April 29, 2005.
Appeal from the Superior Court, Providence County, Edwin John Gale, J.
Virginia M. McGinn, Providence, for Plaintiff.
Paula Rosin, Providence, for Defendant.
Present: WILLIAMS, C.J., GOLDBERG, FLAHERTY, SUTTELL, and ROBINSON, JJ.
This case came before the Supreme Court for oral argument on November 8, 2004, pursuant to an order directing the parties to appear and show cause why the issues raised in this appeal should not be summarily decided. After hearing the arguments of counsel and examining the memoranda submitted by the parties, we are of the opinion that cause has not been shown and that this case should be summarily decided.
After a jury trial, defendant David L. Crow was found guilty of two counts of criminal solicitation in violation of G.L. 1956 § 11-1-9. Specifically, he was convicted of soliciting Joshua Flynn to commit murder (count 1) and to commit arson (count 2). Crow was sentenced to serve concurrent ten-year terms of imprisonment on each count, with eight years of each sentence to be suspended with probation. The defendant now appeals from those convictions.
Initially, defendant was charged by criminal information with three crimes. Count 3, which was dismissed at the request of the state, alleged that Crow had committed fifth-degree arson in violation of G.L. 1956 § 11-4-6.
On August 21, 1999, defendant was arrested and charged with criminal trespass and with violating a restraining order that an ex-girlfriend of his had previously obtained and which prohibited him from having any contact with her. He was then taken by the police to the Intake Center of the Adult Correctional Institutions (ACI).
At the Intake Center, defendant shared a cell for approximately ten days with Joshua Flynn. Flynn was being held at the ACI because he had been charged with possession of narcotics and with violating the probationary terms of a suspended sentence.
Previously, Joshua Flynn had pled nolo contendere to a charge of second-degree robbery. He was sentenced to a thirty-year term of imprisonment on that conviction, with twenty-two years of the sentence being suspended, with probation. At the time he shared a cell with defendant, Flynn had been accused of violating the terms of his probation after he was charged with possession of narcotics. After admitting violation of the terms and conditions of his probation, Flynn was sentenced to serve four years of the above-referenced twenty-two-year suspended sentence. The drug possession charge was ultimately dismissed.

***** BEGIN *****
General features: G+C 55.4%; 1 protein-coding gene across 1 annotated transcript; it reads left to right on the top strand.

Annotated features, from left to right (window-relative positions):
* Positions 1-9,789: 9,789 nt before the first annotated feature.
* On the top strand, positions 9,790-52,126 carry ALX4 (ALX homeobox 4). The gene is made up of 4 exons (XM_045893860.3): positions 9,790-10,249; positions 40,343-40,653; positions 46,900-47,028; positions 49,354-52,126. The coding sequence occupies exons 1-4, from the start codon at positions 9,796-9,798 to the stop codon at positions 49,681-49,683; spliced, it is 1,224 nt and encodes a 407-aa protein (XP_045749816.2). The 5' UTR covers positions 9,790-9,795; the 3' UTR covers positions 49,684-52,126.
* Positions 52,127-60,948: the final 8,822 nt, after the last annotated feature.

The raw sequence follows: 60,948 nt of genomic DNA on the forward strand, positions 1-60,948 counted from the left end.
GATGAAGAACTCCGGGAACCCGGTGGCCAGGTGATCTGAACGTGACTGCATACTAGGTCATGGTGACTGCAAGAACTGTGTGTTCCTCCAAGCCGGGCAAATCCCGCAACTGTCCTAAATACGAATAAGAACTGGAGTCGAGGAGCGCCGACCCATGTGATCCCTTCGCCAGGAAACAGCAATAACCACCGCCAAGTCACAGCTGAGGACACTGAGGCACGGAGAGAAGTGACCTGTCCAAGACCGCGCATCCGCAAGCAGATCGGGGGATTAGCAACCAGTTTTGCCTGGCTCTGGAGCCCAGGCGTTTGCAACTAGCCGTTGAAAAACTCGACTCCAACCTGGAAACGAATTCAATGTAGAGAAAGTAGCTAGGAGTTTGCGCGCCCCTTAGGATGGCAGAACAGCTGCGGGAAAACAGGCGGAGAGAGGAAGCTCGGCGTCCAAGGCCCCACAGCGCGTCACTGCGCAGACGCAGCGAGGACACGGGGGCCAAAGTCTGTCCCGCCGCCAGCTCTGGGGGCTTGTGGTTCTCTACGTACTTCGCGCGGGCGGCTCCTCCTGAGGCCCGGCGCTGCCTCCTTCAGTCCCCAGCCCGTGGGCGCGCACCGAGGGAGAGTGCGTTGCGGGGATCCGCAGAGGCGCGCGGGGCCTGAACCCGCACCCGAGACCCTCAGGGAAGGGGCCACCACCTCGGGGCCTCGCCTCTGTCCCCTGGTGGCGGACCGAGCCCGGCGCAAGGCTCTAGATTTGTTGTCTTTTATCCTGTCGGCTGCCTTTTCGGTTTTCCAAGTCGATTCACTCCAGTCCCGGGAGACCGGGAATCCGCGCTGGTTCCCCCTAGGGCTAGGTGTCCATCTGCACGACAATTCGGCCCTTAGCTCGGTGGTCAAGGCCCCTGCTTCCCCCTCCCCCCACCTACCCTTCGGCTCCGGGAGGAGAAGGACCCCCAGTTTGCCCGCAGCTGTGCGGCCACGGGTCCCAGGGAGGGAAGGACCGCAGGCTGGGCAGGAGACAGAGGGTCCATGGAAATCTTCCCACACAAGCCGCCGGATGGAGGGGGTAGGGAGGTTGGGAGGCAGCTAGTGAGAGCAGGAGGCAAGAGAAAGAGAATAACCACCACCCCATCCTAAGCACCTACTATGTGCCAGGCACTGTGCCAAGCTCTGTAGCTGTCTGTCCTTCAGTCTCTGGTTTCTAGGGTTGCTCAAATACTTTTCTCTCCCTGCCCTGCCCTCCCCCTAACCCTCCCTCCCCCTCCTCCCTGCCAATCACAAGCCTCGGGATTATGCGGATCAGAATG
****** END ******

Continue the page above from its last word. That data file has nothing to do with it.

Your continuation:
While defendant and Flynn were incarcerated together, Flynn contacted Robert Catlow, an investigator for the Special Investigative Unit of the Department of Corrections, who was assigned to the intake service center. Flynn informed Catlow that defendant had asked him whether he knew of anyone who would be willing to kill defendant's ex-girlfriend. Investigator Catlow contacted Rhode Island State Police Detective John P. A'Vant, who was assigned to the ACI at the time, and told him about the solicitation allegation. Detective A'Vant met with Flynn on August 23, 1999, in order to devise a means to ascertain whether defendant was serious about the murder solicitation.
Detective A'Vant testified that Flynn agreed to wear a listening device in order to record his conversations with defendant. Detective A'Vant intended to monitor all of defendant's telephone calls so that he could ascertain whether defendant would attempt to raise the necessary funds to pay someone to commit the murder. Flynn also agreed to suggest to defendant that defendant would need to produce at least $500 up front in order to engage such a person. According to Det. A'Vant, Flynn did not have an opportunity to wear the listening device because he had to be moved into another cell when his cooperation with the authorities became known to other inmates. Conversely, Flynn testified that he did not wear the listening device because "it wasn't practical" since it could be found during a pat-down search by a correctional officer.
At trial, Flynn testified that defendant had asked him to arrange for the placement of a bomb near the back door of his ex-girlfriend's place of employment. Flynn stated that Crow had told him that he wanted the bomb to be placed at his ex-girlfriend's workplace rather than at her home because he (defendant) believed that placing it in that location would draw suspicion away from him. Flynn also testified that defendant had described his ex-girlfriend's appearance, her vehicle, and her place of employment, and had instructed that the bomb should be placed only after it was established that his ex-girlfriend's vehicle was parked in the adjacent parking lot. Flynn also stated that, although defendant had destroyed the diagram on which Flynn alleged that defendant had depicted the targeted building, he (Flynn) was able to reproduce the diagram from memory for Det. A'Vant at one of their meetings in the prison.
Apparently, defendant wanted the bomb to be placed near the back door of the ex-girlfriend's workplace, because that door was situated near to where she usually sat when she was at work.
Based in large part upon Flynn's testimony, defendant was convicted on two counts of criminal solicitation. The defendant appeals the convictions on three grounds. First, he asserts that the trial justice erred in denying his motion for a new trial because the evidence was legally insufficient to support the verdicts. Secondly, he contends that the trial justice improperly instructed the jury on the issue of criminal solicitation. Finally, he maintains that the trial justice erred in admitting certain hearsay statements into evidence.
1. Motion for a New Trial
In this aspect of his appeal, defendant asserts (1) that the state's case was based entirely upon the testimony of Flynn, a fellow inmate who had a very strong motive to lie, and (2) that Flynn's testimony was susceptible of different interpretations and failed to establish that he possessed the requisite intent to commit the crimes. Accordingly, he maintains that the evidence in the case was legally insufficient to support verdicts of guilt beyond a reasonable doubt and that the trial justice erred in denying his motion for a new trial.